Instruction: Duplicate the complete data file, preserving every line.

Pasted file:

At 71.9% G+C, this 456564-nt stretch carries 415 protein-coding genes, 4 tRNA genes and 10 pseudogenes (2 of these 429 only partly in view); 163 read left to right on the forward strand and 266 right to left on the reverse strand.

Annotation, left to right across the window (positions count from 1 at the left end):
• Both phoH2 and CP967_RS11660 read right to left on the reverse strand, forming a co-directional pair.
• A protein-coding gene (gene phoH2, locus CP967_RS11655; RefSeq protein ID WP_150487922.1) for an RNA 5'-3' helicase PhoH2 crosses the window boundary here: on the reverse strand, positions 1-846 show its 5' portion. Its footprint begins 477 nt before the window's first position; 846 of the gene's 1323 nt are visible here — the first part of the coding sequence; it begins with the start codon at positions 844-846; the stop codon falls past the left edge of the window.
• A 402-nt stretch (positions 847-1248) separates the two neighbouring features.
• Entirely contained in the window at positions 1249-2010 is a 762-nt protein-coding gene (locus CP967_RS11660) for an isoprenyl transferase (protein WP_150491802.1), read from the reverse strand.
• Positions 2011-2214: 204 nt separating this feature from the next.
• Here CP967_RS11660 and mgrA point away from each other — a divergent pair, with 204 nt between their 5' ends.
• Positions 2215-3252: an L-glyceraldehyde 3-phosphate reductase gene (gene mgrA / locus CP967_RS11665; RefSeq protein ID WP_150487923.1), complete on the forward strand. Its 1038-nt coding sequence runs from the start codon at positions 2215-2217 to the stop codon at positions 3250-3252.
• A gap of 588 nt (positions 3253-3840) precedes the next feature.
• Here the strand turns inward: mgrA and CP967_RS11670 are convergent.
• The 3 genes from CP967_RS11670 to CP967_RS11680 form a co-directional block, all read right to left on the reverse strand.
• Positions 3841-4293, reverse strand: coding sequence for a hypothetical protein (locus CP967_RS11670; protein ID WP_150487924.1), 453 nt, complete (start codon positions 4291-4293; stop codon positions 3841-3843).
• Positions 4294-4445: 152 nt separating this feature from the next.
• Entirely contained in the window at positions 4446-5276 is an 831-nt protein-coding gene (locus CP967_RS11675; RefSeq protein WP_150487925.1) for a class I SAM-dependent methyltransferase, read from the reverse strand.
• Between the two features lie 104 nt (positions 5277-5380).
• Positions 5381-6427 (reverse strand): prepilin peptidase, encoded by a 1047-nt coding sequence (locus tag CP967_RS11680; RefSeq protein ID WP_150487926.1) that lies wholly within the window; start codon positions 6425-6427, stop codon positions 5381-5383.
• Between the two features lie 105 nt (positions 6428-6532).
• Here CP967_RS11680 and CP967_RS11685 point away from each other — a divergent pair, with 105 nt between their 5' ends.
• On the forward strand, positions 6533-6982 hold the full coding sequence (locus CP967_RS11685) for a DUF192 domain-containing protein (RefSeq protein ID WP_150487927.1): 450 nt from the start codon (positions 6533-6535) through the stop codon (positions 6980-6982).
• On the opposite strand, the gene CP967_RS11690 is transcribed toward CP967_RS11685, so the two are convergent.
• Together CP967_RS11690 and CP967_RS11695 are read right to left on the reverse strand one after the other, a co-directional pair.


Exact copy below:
At 71.9% G+C, this 456564-nt stretch carries 415 protein-coding genes, 4 tRNA genes and 10 pseudogenes (2 of these 429 only partly in view); 163 read left to right on the forward strand and 266 right to left on the reverse strand.

Annotation, left to right across the window (positions count from 1 at the left end):
• Both phoH2 and CP967_RS11660 read right to left on the reverse strand, forming a co-directional pair.
• A protein-coding gene (gene phoH2, locus CP967_RS11655; RefSeq protein ID WP_150487922.1) for an RNA 5'-3' helicase PhoH2 crosses the window boundary here: on the reverse strand, positions 1-846 show its 5' portion. Its footprint begins 477 nt before the window's first position; 846 of the gene's 1323 nt are visible here — the first part of the coding sequence; it begins with the start codon at positions 844-846; the stop codon falls past the left edge of the window.
• A 402-nt stretch (positions 847-1248) separates the two neighbouring features.
• Entirely contained in the window at positions 1249-2010 is a 762-nt protein-coding gene (locus CP967_RS11660) for an isoprenyl transferase (protein WP_150491802.1), read from the reverse strand.
• Positions 2011-2214: 204 nt separating this feature from the next.
• Here CP967_RS11660 and mgrA point away from each other — a divergent pair, with 204 nt between their 5' ends.
• Positions 2215-3252: an L-glyceraldehyde 3-phosphate reductase gene (gene mgrA / locus CP967_RS11665; RefSeq protein ID WP_150487923.1), complete on the forward strand. Its 1038-nt coding sequence runs from the start codon at positions 2215-2217 to the stop codon at positions 3250-3252.
• A gap of 588 nt (positions 3253-3840) precedes the next feature.
• Here the strand turns inward: mgrA and CP967_RS11670 are convergent.
• The 3 genes from CP967_RS11670 to CP967_RS11680 form a co-directional block, all read right to left on the reverse strand.
• Positions 3841-4293, reverse strand: coding sequence for a hypothetical protein (locus CP967_RS11670; protein ID WP_150487924.1), 453 nt, complete (start codon positions 4291-4293; stop codon positions 3841-3843).
• Positions 4294-4445: 152 nt separating this feature from the next.
• Entirely contained in the window at positions 4446-5276 is an 831-nt protein-coding gene (locus CP967_RS11675; RefSeq protein WP_150487925.1) for a class I SAM-dependent methyltransferase, read from the reverse strand.
• Between the two features lie 104 nt (positions 5277-5380).
• Positions 5381-6427 (reverse strand): prepilin peptidase, encoded by a 1047-nt coding sequence (locus tag CP967_RS11680; RefSeq protein ID WP_150487926.1) that lies wholly within the window; start codon positions 6425-6427, stop codon positions 5381-5383.
• Between the two features lie 105 nt (positions 6428-6532).
• Here CP967_RS11680 and CP967_RS11685 point away from each other — a divergent pair, with 105 nt between their 5' ends.
• On the forward strand, positions 6533-6982 hold the full coding sequence (locus CP967_RS11685) for a DUF192 domain-containing protein (RefSeq protein ID WP_150487927.1): 450 nt from the start codon (positions 6533-6535) through the stop codon (positions 6980-6982).
• On the opposite strand, the gene CP967_RS11690 is transcribed toward CP967_RS11685, so the two are convergent.
• Together CP967_RS11690 and CP967_RS11695 are read right to left on the reverse strand one after the other, a co-directional pair.